Developer Allowed to Invoke Force Majeure for Delayed Solar Project Due to COVID-19

The Commission, however, added that force majeure could not be used to terminate the PPA


Amid the COVID-19 crisis, the Maharashtra Electricity Regulatory Commission (MERC) has exempted ACME Heergarh Powertech Private Limited from its contractual obligations under force majeure provision of its power purchase agreement with the Maharashtra State Electricity Distribution Company Limited (MSEDCL).

ACME, a special purpose vehicle (SPV) of ACME Solar Holding Limited, had signed a PPA with MSEDCL for setting up a 300 MW solar power project in Rajasthan’s Bhadla. The tender was floated in December 2018, and ACME solar had quoted the lowest tariff of ₹2.74 (~$0.038)/kWh in the auction.

The projects could be commissioned within 21 months from the date of execution of the PPA. However, for a capacity of 250 MW and above outside a solar park, the project could be commissioned within 24 months.

In its petition, ACME said that its obligations under the PPA were affected because of force majeure events. The company sought for the Commission to declare that both parties were discharged from their responsibilities and that the Commission should direct the DISCOM to return the developer’s performance bank guarantee (PBG). A ‘force majeure’ is declared in the event of unforeseeable circumstances that prevent parties from fulfilling a contract.

ACME said that the outbreak of the coronavirus in China led to supply chain disruptions, which prevented it from carrying out the project work.

To this, the MSEDCL argued that the company could have carried on project related work as the Indian government had allowed for renewable energy project construction and development during the lockdown.

ACME had also cited Rajasthan’s draft solar policy as an event to invoke force majeure as it led to a delay in land acquisition and financial closure of the project. The draft policy also mandated that projects supplying power to outside of the state should submit ₹500,00 ($6,595)/MW, making the project unviable for the developer.

The Commission said that ACME would not be eligible for force majeure on account of the draft policy as the state had not issued any notice for the same to MSEDCL. It noted that a draft policy could not be used as grounds for invoking the clause and rejected its claim for additional time on this account.

In its order, the Commission said that the supply chain disruption as a result of the COVID-19 outbreak can be considered a force majeure event and that ACME was exempted from its obligations without any tariff compensation.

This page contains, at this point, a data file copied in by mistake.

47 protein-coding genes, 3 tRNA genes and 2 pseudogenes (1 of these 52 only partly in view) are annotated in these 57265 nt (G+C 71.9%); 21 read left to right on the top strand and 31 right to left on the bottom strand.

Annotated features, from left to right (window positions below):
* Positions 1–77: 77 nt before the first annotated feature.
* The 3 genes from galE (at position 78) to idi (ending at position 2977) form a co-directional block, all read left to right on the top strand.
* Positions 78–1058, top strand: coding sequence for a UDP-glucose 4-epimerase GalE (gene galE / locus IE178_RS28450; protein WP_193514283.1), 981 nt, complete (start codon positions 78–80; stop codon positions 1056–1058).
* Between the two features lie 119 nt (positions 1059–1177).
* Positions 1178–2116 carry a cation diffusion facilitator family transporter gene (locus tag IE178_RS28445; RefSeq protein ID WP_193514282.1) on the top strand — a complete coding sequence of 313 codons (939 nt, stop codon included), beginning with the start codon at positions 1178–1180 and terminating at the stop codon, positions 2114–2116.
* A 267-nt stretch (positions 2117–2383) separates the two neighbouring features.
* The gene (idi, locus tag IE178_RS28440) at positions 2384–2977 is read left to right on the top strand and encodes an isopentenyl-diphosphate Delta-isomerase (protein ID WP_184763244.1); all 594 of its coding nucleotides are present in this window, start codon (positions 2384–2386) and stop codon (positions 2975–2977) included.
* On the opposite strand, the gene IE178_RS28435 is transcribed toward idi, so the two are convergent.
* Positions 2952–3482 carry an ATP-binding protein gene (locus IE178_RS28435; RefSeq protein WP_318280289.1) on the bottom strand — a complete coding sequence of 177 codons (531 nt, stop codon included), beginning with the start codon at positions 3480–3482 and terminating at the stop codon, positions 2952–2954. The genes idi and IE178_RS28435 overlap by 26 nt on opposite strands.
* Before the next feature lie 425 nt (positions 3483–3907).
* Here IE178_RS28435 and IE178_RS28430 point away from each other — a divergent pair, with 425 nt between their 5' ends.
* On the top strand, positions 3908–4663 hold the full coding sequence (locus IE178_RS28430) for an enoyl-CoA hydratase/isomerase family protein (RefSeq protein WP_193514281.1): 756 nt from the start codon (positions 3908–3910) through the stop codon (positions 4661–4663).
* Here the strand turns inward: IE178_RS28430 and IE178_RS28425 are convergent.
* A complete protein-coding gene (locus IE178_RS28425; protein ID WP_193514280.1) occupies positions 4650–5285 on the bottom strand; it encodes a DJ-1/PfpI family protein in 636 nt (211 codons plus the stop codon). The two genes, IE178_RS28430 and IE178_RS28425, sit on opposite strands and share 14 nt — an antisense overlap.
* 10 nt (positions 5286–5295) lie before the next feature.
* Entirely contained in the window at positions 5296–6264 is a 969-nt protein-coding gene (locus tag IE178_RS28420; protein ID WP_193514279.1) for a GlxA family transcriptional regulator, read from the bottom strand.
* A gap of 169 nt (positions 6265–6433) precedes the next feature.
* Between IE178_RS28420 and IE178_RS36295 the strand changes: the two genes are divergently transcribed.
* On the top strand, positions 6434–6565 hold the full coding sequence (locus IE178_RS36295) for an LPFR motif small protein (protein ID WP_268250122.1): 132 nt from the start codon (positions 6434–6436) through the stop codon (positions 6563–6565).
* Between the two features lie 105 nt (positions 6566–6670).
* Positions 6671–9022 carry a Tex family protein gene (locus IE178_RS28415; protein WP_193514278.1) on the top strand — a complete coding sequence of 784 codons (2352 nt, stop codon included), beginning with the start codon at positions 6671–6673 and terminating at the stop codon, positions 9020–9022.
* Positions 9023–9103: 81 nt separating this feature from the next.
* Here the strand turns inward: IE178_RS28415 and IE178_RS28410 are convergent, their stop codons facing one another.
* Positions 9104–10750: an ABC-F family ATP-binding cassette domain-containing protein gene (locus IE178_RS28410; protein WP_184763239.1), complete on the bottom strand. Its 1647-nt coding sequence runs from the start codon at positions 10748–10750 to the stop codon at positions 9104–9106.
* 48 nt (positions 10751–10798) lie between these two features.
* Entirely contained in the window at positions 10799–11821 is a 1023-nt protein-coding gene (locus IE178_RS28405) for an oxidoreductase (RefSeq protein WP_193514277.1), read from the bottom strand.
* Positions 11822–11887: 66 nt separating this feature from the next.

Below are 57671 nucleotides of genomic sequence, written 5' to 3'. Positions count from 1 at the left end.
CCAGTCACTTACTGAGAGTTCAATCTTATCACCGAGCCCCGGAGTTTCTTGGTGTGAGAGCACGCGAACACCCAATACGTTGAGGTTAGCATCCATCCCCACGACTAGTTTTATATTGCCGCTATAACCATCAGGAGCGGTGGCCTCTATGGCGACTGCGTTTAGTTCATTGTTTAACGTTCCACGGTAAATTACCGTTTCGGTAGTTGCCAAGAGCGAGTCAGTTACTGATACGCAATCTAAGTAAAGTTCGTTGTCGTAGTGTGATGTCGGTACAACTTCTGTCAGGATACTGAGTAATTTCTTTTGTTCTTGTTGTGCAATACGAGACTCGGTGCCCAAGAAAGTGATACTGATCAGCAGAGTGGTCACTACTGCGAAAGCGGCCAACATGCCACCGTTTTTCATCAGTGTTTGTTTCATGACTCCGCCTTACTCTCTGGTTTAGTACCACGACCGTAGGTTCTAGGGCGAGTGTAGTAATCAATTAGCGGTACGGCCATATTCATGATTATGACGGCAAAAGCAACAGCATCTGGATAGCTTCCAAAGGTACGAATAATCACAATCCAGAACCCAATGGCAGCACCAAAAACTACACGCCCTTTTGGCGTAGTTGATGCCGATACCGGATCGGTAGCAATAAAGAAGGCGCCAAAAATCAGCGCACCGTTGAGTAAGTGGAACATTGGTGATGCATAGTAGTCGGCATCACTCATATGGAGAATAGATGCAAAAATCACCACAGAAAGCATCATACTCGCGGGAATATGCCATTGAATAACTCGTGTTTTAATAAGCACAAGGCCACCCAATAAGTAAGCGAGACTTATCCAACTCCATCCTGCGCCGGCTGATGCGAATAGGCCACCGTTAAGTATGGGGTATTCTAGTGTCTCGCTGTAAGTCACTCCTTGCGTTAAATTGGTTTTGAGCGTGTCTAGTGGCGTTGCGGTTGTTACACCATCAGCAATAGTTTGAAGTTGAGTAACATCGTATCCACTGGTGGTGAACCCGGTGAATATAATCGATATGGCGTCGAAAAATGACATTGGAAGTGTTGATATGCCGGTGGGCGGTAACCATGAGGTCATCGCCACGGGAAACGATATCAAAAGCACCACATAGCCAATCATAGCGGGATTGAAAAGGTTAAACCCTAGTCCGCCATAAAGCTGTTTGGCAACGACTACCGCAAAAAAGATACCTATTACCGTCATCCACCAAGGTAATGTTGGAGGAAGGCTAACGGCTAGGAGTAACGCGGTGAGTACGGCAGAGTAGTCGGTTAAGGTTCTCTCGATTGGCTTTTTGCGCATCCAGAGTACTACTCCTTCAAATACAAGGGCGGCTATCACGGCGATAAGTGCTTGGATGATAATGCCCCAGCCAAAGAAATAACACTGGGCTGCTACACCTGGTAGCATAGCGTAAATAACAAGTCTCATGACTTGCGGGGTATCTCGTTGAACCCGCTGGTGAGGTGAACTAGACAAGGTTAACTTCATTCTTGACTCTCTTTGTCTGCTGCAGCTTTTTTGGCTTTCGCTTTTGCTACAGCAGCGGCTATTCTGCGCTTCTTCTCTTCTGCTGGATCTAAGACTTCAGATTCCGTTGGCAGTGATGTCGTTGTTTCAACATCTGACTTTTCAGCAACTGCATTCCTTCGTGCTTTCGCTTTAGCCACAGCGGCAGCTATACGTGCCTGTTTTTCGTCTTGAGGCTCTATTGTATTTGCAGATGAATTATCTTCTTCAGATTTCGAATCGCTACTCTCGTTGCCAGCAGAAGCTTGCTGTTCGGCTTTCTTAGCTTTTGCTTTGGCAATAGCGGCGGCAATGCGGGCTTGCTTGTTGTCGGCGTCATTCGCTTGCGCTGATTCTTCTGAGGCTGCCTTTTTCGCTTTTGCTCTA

In March 2020, the Ministry of New and Renewable Energy issued an official memorandum, which stated that the time extension in scheduled commissioning of renewable projects due to the disruption of supply chains would be treated as a force majeure event.

ACME further sought for the early termination of the PPA, stating that the repercussions of the coronavirus outbreak have made it impossible for it to fulfill its obligations within 24 months, or even within the maximum permitted extension of up to 30 months. It explained that the industry standards allowed for the termination of PPA if delays caused by force majeure events continue for over three months.

The MSEDCL opposed this claim, saying that there was no such clause for the early termination in the PPA. It added that if the Commission decided to allow the early termination, MSEDCL should be compensated for it appropriately. The developer, in return, alleged that not incorporating the clauses for the termination of a contract in exceptional circumstances in the PPA was a violation of bidding guidelines by MSEDCL.

The MERC said that while the COVID-19 outbreak constituted as a force majeure event, it cannot be used to terminate the PPA as sought by ACME. It said that there were no clauses for this in the PPA and as per its terms, the affected party can only be exempted from its obligations without any compensation in tariffs on account of the force majeure event.

The Commission also directed the MSEDCL to work out the details regarding the period of relief under the force majeure clause after the nationwide lockdown is completely lifted. It also directed that the timeline of financial closure and scheduled date of commissioning to be extended by 30 days after the lockdown ends, as mandated by the central government previously.

Earlier, Mercom reported that ACME Solar filed a petition before the Central Energy Regulatory Commission asking it to direct the Solar Energy Corporation of India and the Power Grid Corporation of India Limited to refrain from invoking its bank guarantees and letters of comfort.